Optus’ parent company Singtel breaks its silence on nationwide outage: ‘Don’t blame us’
Optus’ parent company has broken its silence on last week’s nationwide blackout, denying responsibility for the communications outage that alienated millions of Australians and put future government contracts under scrutiny.
Singtel, the Singaporean telecommunications conglomerate that owns Optus, said Thursday that a routine upgrade was not the cause of last Wednesday’s daylong outage, which cut internet and mobile access to about 10.2 million customers.
‘We are aware that Optus experienced a network outage following the upgrade, when a significant increase in the number of (internet) addresses passed through their network triggered pre-set failsafes. However, the upgrade was not the cause,” a Singtel spokesperson said in a statement.
Optus blamed changes to ‘routing information’ following the upgrade, with company CEO Kelly Bayer Rosmarin (pictured) criticized for her slow response to last Wednesday’s nationwide outage.
‘Sometimes STiX (the Singtel internet Exchange) performs software upgrades to its infrastructure.
‘STiX had scheduled a routine software upgrade on one of its routers at 1am Singapore Time on 8 November 2023 (4am AEDT) and, as usual, has given advance notice to all affected customers, including Optus and other telcos.
‘During the upgrade, data traffic was routed to other points of presence on the STiX network and back to customer networks.
‘The STiX upgrade was completed within 20 minutes and all its customers’ routers connected to it, including Optus, were operational.’
On Monday, Optus blamed changes in ‘routing information’ following the upgrade.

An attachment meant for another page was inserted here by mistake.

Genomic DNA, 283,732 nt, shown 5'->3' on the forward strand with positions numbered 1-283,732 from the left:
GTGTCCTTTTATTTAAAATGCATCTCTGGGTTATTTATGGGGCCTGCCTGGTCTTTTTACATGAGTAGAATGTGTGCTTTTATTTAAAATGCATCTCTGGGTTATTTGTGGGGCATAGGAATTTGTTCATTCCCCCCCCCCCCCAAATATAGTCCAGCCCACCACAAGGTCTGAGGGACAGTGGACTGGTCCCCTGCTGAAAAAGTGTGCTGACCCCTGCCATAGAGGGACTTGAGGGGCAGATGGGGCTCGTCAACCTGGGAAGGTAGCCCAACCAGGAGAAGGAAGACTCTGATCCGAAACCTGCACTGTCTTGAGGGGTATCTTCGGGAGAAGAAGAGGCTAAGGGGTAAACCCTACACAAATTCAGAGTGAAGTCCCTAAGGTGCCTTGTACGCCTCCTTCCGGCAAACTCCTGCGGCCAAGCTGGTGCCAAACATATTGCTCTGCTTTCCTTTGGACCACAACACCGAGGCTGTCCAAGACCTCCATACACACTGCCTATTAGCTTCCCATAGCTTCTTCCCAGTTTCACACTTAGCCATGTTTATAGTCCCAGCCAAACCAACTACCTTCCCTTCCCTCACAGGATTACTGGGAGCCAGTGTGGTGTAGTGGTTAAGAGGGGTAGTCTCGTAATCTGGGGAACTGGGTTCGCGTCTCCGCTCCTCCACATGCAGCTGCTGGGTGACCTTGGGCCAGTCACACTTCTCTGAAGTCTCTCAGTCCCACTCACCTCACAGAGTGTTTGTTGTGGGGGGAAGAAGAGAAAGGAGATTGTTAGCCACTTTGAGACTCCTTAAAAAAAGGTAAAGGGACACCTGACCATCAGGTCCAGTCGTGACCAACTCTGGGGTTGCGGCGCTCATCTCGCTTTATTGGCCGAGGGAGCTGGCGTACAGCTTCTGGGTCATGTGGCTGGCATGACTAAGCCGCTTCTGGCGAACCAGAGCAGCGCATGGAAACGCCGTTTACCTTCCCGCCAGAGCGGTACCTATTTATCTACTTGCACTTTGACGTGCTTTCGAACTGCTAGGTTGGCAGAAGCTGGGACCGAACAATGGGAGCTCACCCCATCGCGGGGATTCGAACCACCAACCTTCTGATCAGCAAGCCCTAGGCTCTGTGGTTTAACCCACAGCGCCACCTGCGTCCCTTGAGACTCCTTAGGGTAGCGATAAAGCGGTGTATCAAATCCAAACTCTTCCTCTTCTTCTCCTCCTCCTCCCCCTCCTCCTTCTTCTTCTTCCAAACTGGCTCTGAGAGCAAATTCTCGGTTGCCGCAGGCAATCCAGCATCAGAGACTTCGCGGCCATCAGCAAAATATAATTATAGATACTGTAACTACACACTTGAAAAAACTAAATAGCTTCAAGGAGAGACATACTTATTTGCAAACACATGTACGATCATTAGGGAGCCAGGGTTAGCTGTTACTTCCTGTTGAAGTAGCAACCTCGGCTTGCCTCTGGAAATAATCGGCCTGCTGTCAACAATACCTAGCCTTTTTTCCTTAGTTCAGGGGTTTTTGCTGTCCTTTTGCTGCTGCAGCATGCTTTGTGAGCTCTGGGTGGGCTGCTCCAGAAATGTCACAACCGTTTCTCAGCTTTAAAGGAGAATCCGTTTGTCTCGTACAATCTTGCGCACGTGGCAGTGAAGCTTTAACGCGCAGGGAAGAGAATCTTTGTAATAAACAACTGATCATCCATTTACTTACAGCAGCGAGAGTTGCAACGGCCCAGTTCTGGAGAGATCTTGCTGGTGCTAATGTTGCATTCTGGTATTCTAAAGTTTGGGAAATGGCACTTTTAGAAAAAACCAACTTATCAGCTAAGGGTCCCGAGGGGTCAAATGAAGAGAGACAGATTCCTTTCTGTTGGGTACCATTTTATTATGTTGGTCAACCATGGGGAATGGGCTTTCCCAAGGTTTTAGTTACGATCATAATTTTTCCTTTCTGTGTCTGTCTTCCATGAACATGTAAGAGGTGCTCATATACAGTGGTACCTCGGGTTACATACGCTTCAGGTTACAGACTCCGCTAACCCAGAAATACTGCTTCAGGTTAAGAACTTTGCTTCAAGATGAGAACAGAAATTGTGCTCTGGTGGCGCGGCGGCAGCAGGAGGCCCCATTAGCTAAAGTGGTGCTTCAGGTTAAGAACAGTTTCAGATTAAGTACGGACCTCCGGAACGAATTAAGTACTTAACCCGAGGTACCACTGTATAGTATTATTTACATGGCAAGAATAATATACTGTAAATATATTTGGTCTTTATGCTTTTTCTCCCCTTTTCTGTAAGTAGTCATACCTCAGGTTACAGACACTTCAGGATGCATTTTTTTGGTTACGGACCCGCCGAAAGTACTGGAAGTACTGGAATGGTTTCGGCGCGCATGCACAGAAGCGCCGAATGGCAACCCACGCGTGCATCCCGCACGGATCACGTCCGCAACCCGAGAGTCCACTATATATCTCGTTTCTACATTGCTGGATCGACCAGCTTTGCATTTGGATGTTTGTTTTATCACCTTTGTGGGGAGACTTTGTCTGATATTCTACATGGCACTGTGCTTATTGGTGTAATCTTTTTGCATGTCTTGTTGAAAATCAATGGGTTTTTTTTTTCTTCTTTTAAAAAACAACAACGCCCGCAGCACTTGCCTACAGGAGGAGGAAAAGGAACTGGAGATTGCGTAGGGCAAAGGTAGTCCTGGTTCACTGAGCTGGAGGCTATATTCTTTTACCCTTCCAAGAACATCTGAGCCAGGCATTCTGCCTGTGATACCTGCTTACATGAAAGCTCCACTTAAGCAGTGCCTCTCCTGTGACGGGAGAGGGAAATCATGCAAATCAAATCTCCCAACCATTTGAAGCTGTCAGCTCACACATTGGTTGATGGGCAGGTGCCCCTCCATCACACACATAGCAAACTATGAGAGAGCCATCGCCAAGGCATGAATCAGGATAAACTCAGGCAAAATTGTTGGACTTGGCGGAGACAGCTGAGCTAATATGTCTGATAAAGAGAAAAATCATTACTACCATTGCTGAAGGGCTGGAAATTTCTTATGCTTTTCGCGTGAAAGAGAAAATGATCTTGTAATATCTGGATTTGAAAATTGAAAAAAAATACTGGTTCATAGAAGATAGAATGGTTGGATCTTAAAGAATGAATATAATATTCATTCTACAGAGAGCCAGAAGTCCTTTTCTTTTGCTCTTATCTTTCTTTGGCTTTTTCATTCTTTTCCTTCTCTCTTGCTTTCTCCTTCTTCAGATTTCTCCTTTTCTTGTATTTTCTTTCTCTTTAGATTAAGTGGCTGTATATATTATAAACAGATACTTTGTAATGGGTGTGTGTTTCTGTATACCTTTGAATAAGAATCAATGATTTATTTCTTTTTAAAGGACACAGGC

“Around 4:05 a.m. on Wednesday morning, the Optus network received changes to routing information from an international peering network (Singtel internet Exchange) following a routine software upgrade,” Optus said in a statement.
The parent company of Optus (pictured) said last week’s nationwide phone and internet outage was not the result of a routine upgrade carried out by the company
“There, changes in routing information propagated through multiple layers in our network and exceeded preset security levels on key routers that could not handle them.”
The statement said the action resulted in routers disconnecting from the Optus IP Core network to protect themselves.
This resulted in a large-scale effort to physically reconnect or restart the routers, which required ‘the dispatch of people across a number of locations in Australia’.
“This is why the recovery was gradual over the course of the afternoon,” Optus said.
On Thursday, Optus said SingTel’s statement did not contradict its own assessment of the cause of the failure.
“We are making changes to our network to ensure this does not happen again,” a spokesperson told NCA NewsWire.
“Singtel is supporting Optus as we learn from what has happened and continue to work to improve the resilience of our network.”
The pressure on the controversial telecommunications giant is increasing after the power outage.
South Australian Prime Minister Peter Malinauskas has threatened to cut multi-million dollar contracts with the company and Optus CEO Kelly Bayer Rosmarin will face Senate deliberations tomorrow about what went wrong on Wednesday.